For many running a marathon is the challenge of a lifetime. It’s not just because of the physical challenge on the day, but it’s the months and months of training and preparation needed to go the distance. When you look at it like this, you begin to understand why many people choose to run a marathon in a foreign and far-flung place they’ve always wanted to visit, because not only do they get to achieve a remarkable physical feat, they also get to see and experience a new travel destination in the process.
1. Virgin Money London Marathon, UK
The world’s largest marathon in 2012, the Virgin Money London Marathon is loved by runners around the world for a course that waxes historical, a route that is good for both beginners and experienced runners and for having some of the best (and loudest) spectators. A great place to stay while running the London Marathon is in leafy Blackheath where the course begins. From here you can enjoy views across East London and you’ll find many typical British pubs to stock up on carbs before and after your run. The course itself acts like a sight-seeing tour of London taking you past the Cutty Sark in Greenwich and through the heart of the City of London to Westminster. Special highlights on the course include running across TowerBridge, through CanaryWharf and past the Tower of London. It also has one of the most famous finishing miles as you run – or stumble – your way to Buckingham Palace. There’s a reason you have to wait years for a place in the Virgin Money London Marathon.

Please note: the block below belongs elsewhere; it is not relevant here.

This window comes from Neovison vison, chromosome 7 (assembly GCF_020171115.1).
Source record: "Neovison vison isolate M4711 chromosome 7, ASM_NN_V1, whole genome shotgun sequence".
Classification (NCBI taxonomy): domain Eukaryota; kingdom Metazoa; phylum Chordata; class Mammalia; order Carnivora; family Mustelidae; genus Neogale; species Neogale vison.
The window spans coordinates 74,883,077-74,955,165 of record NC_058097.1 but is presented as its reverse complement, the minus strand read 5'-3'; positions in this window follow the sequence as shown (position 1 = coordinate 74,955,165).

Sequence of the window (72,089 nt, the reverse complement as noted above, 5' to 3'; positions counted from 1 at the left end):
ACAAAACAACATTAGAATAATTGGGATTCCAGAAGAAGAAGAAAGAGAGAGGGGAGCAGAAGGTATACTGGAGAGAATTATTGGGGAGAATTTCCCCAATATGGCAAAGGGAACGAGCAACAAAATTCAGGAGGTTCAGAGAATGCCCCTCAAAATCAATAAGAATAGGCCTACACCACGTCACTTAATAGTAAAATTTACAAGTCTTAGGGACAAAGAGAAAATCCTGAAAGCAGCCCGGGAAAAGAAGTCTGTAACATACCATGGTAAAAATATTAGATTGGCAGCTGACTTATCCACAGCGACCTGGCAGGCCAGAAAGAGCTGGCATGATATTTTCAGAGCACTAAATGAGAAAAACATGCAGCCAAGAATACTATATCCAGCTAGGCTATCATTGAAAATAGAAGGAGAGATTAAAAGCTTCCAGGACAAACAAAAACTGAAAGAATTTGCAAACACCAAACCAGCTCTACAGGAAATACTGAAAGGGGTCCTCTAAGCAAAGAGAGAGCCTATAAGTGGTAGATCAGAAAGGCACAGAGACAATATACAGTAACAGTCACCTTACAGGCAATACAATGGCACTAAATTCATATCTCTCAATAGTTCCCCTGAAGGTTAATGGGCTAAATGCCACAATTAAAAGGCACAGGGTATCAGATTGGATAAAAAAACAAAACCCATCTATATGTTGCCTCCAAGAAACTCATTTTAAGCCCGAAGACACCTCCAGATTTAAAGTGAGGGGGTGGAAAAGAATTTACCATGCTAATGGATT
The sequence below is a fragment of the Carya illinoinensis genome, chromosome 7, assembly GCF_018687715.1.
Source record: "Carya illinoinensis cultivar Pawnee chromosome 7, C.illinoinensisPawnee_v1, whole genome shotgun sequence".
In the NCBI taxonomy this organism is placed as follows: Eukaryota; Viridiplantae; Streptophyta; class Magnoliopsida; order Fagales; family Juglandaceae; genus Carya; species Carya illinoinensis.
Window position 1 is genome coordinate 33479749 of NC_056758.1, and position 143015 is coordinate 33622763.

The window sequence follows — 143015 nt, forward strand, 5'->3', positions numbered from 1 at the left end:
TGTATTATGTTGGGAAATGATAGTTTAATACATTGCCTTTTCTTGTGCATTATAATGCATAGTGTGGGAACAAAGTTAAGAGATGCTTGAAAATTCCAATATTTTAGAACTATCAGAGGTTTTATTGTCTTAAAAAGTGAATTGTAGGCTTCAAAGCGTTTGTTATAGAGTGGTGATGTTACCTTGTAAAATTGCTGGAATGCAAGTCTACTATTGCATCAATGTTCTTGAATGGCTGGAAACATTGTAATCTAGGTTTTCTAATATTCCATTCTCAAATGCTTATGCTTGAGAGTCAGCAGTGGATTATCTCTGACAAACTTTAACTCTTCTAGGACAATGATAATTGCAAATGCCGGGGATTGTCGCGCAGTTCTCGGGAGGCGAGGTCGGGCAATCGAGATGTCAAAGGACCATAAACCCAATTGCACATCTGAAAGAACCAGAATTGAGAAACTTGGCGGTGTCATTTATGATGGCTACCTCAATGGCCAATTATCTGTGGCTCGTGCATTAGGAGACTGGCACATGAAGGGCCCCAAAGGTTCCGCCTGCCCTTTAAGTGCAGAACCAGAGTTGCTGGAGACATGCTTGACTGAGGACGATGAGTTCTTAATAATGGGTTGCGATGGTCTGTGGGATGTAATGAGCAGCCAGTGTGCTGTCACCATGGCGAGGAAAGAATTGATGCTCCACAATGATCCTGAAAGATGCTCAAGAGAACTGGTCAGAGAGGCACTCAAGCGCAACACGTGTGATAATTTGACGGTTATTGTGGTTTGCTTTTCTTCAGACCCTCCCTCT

13th April 2014 http://www.virginmoneylondonmarathon.com/
2. Big Sur International Marathon, California